The siblings are the work force for the company although some school friends come over on occasion to help out. Kuplack says his school friends think the jerky business is a “cool” idea.
I plan to stay with this business and do whatever it takes to help it grow. I see it as my career. — Matt Kuplack
Information about the Matt-Hat Jerky company appears on their website, matthatjerky.com.
It may seem to be a pint-size business to many in the meat industry, but these youngsters have hit on some major league concepts in marketing and have thought things through in a way that belies their years.
They have introduced a monthly subscription program that features a Silver Membership offering three bags of jerky for under $22, a Gold Membership that sells a five-bag plan for about $33.50 and a Platinum promotion that sells seven bags of jerky for under $42. All orders come in 3-oz. bags and ship free to the purchaser.
“We are adding other flavors including a black truffle and spicier versions of our jerky,” he says.
Kuplack says they buy their beef locally and do not smoke the product. It is a whole muscle product and there are no plans to offer any restructured varieties in the immediate future.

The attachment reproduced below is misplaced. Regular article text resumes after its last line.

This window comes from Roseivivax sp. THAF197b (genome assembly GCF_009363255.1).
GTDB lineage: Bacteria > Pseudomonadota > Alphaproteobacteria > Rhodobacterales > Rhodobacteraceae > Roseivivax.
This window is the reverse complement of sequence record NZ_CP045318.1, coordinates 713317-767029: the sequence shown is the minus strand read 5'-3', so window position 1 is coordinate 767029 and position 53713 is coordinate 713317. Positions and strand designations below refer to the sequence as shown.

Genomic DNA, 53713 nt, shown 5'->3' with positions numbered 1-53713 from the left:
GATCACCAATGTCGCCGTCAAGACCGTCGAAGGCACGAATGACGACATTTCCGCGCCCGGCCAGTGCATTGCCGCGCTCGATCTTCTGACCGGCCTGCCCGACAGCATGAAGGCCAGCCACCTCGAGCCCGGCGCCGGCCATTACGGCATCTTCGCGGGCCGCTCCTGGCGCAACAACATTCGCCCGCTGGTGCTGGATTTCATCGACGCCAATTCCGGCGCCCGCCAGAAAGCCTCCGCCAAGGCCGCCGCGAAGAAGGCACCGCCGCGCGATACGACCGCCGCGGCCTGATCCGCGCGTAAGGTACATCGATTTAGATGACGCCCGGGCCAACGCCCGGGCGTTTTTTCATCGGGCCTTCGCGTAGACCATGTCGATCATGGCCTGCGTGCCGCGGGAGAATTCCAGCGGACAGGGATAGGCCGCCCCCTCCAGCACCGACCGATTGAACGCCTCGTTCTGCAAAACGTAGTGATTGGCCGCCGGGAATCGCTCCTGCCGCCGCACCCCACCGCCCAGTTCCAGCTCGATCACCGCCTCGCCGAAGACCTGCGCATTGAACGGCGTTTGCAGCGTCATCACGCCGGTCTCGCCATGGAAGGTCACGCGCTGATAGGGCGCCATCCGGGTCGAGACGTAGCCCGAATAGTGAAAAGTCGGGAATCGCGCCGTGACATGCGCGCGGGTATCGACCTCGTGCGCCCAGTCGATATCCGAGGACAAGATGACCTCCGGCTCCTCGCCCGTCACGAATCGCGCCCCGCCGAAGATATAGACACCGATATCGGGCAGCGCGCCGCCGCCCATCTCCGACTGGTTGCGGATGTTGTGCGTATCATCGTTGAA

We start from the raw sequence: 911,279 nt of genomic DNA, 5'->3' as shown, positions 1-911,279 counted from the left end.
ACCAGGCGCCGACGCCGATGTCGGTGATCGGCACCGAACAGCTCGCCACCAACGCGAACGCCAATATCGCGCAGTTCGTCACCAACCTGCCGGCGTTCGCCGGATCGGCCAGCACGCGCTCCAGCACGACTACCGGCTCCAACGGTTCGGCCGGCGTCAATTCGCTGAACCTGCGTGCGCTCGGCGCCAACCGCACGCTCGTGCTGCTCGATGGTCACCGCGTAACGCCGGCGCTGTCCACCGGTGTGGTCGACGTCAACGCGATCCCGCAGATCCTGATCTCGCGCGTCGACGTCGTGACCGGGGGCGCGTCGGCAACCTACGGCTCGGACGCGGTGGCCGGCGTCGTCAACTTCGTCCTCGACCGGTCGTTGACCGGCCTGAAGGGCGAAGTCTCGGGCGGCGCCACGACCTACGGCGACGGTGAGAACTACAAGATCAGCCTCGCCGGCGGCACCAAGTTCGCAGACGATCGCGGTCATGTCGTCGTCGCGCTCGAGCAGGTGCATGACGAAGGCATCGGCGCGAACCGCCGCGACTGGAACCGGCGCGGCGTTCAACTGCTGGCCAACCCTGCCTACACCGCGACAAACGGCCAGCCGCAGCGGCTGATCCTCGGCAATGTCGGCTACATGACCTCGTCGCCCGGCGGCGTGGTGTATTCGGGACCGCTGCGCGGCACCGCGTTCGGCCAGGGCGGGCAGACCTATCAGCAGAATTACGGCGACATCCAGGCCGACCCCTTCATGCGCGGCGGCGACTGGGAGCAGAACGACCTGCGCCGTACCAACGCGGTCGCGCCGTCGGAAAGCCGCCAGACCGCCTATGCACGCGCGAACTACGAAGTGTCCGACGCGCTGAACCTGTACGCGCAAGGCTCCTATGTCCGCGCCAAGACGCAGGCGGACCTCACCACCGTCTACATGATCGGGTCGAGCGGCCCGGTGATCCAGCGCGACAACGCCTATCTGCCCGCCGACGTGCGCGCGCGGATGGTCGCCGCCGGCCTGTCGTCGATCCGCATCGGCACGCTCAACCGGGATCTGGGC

“Our customers like it that way,” Kuplack says. When it comes to research and development, he says his ability to predict future flavor success is a simple one. He takes samples to area restaurant cooks, chefs and food department managers and asks them what they think, what their likes and dislikes are and then welcomes their suggestions. You might call it R&D 101.
Best of the best
Their new packaging promotes their jerky as the “World’s Best.” When asked how he validates that claim, he politely responds that the measurement comes from “those who have eaten our jerky.”
“Customers have told us it’s the best they’ve ever eaten,” he says.
The ingredients are basic beef, water, soy sauce, hickory flavoring and spices; the soy imparts a saltier flavor, but Kuplack had the product evaluated and learned the salt content is low. The label on the bag reads, “no MSG, low carbs, no sugar and no nitrates.” Each bag also includes a dental flosser.
Long-range planning for a small company less than three years old might seem a bit premature for some, but not Matt Kuplack.
“I plan to stay with this business and do whatever it takes to help it grow. I see it as my career. Right now, we are not thinking about other meat items or products. We want to manage well and improve constantly and make sure we always offer a quality product. We may do things differently in the future. Maybe when we produce more in the coming years, a larger building is something we have to think about. But for now, I can only say we’ve come a long way and my family has been behind me and beside me every step of the way.”
Just think about it...not many 13-year-olds are running a business after school and doing clean-up work on weekends and holidays and making a go of a fledgling business, all while trying to plan for the future. For that, Matt Kuplack certainly deserves a “tip of the hat.”